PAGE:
What having integrity as a corporate value means

Joaquín Garralda. Professor. IE Business School

25 January 2017

In our corporate environment it is impossible to achieve objectives without participating and cooperating with others, and that is why it is vital to inspire trust. Integrity plays a key role in this process.

One of the key findings of a report drawn up by UK consulting firm Maitlan[1] about the values of leading UK companies in 2015 was that with the exception of 17 companies in the FT100, all listed their respective values on their homepages, and within these lists the word “integrity” was the value referred to most frequently in their communications (35% of companies included it), followed by “respect” (29%) and “innovation” (24%). “Integrity was also confirmed as the valued most used by companies in the finance sector, with 9 out of 17 companies (53%) making an explicit reference to it as one of their values.

In light of these figures, we can ask ourselves why integrity is cited so often as a key corporate value, and if this has any kind of impact on the behavior of employees and directors.

The definition of integrity supplied by the Spanish Royal Academy is not particularly inspiring, given that it describes it as “the quality of an integral part,” with a secondary meaning which is:

With integrity - referring to a person - upright, decent, irreproachable

Although most people, when asked the same question would give a similar answer, there are different shades of grey when we apply it in practice, given that some types of behavior can be considered as upright by some people but not by others. In order to define the concept in a little more detail, let’s use a generalized vision of a person with integrity that can be summarized by: a person who “says what they think,” and compare with another view such as “does not hide anything.” The difference between these two descriptions lies in the silent question: “Is it absolutely necessary to say what you think in all circumstances? People who believe that to be the case in order to for it to be said that they had integrity would probably be considered rude on some occasions, and would therefore lose the positive connotation of “integrity.”  So when should a person say what they think?”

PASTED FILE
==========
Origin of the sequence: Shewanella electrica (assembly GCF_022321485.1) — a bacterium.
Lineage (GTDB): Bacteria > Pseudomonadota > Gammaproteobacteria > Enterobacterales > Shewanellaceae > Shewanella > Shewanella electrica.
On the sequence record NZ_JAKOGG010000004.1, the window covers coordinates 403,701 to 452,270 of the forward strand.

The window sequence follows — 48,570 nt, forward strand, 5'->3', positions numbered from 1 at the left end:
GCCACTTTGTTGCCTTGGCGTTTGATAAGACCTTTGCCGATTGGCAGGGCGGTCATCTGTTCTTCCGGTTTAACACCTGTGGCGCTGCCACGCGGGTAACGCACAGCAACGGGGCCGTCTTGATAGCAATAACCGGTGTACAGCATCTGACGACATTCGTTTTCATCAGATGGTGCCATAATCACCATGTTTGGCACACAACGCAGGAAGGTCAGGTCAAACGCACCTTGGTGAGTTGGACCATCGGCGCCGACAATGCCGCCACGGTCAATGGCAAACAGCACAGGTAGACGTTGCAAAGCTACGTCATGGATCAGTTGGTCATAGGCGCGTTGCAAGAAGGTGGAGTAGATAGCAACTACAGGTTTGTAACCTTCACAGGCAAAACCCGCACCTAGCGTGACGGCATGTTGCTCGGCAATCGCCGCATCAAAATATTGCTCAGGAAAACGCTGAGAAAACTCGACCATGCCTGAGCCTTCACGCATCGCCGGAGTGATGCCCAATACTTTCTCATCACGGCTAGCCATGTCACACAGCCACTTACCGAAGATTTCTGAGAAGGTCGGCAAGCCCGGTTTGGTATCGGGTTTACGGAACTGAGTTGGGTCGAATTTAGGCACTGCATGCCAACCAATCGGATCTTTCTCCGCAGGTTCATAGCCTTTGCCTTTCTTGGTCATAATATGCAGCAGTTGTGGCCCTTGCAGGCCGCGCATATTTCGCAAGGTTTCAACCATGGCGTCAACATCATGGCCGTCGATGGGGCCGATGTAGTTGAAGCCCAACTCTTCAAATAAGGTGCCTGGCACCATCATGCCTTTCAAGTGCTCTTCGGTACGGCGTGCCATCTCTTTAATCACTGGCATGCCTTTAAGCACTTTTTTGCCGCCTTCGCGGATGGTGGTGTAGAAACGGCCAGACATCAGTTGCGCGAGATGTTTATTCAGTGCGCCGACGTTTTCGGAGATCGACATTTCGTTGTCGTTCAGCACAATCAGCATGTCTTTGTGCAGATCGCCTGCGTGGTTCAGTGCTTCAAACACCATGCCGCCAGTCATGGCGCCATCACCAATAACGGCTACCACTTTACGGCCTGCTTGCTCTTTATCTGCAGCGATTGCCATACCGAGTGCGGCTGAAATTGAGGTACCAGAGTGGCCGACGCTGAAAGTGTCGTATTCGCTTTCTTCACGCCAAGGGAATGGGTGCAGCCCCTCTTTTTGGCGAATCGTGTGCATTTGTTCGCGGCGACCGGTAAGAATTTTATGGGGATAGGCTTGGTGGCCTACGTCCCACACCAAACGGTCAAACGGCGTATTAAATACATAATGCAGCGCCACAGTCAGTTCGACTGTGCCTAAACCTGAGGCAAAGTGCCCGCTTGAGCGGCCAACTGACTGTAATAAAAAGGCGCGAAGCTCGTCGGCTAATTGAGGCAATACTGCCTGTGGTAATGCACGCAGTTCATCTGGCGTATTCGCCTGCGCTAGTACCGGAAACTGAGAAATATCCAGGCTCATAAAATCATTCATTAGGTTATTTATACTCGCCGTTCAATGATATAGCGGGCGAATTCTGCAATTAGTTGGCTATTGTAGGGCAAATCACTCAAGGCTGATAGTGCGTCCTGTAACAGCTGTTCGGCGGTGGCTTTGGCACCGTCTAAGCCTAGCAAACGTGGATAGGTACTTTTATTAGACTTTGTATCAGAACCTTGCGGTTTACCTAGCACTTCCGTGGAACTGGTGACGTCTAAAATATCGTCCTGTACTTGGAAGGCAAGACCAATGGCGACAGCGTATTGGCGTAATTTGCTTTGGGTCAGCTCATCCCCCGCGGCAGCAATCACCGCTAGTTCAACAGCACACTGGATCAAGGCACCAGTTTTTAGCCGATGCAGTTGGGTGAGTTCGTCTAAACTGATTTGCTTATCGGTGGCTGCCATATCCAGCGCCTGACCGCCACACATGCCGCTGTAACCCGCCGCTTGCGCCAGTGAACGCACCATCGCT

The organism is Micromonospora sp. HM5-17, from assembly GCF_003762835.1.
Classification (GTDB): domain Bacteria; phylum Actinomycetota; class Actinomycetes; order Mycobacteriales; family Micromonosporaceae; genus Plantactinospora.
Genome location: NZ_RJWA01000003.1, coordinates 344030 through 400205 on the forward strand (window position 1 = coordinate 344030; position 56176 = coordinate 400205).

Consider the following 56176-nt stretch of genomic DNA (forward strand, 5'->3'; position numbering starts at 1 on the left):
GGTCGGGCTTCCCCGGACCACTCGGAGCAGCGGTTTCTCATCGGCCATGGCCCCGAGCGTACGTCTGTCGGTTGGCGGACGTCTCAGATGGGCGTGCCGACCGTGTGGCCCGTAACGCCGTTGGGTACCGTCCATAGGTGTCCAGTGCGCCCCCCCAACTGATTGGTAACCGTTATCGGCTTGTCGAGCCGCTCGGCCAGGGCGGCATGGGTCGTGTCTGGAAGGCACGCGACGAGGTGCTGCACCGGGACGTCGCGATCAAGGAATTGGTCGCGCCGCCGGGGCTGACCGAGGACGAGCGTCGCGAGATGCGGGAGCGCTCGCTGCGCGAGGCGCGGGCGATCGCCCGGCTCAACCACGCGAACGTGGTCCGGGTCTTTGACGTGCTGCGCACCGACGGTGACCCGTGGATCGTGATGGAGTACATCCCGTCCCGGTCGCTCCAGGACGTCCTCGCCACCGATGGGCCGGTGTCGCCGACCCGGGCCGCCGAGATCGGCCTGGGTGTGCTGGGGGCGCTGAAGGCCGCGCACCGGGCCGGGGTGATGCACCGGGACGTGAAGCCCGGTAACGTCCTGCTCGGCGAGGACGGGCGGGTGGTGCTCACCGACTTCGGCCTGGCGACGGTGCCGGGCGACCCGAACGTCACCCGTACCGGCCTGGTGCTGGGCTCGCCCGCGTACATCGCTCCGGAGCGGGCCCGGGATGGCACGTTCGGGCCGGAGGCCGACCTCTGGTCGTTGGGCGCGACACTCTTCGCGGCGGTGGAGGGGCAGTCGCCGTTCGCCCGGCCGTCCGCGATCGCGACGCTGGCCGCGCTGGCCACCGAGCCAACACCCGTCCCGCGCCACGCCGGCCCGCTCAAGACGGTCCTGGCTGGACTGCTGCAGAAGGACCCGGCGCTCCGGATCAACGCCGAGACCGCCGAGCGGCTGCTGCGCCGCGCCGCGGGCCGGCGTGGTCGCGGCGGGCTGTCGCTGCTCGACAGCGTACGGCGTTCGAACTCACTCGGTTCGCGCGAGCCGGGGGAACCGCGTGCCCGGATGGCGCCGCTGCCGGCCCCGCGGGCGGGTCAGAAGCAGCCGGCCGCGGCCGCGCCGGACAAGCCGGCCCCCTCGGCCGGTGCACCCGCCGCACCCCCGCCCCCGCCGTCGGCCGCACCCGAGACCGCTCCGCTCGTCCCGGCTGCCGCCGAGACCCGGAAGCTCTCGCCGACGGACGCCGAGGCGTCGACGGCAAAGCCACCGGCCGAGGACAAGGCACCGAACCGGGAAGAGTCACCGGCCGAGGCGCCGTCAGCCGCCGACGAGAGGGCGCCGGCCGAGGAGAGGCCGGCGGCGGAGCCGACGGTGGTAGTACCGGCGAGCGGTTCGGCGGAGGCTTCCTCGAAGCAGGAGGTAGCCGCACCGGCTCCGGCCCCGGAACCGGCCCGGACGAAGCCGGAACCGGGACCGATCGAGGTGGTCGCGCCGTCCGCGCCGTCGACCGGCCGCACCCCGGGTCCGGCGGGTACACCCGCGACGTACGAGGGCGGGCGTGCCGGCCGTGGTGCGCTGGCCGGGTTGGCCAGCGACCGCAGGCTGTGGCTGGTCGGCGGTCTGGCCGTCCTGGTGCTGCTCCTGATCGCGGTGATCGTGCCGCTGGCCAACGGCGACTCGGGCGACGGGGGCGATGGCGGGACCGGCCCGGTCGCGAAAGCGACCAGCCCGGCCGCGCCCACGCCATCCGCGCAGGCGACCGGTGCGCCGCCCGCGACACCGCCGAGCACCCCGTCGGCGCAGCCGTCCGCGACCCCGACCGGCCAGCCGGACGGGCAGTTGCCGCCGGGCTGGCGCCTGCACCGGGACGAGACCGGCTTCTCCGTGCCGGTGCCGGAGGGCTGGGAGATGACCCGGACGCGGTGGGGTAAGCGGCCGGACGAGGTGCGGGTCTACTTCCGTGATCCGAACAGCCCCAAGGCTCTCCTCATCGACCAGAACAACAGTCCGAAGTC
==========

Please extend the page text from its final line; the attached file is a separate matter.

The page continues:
Let’s apply these deliberations to a business environment.

Is acting with integrity a rational form of behavior on all occasions? If we consider rational the kind of behavior that seeks to maximize one’s own interests, we could also say that in theory it is not always rational to say exactly what you think, given that hiding an opinion or keep quiet a piece of information could work in favor of a person’s own interests. Bearing in mind that the market system is based on the rational behavior of the individual, we could deduce that if it is not rational, that type of behavior would not happen in business relations. Nevertheless, if we introduce the time factor when considering “in one’s own interest” and we consider it from a broader time perspective, the term “rational” could be closer in meaning to the term “reasonable.”  That is to say, that one’s own interests could include the need to cooperate without gaining any short-term advantage, but with a view to achieving some kind of benefit in the future. Hence integrity can be considered to be feasible behavior.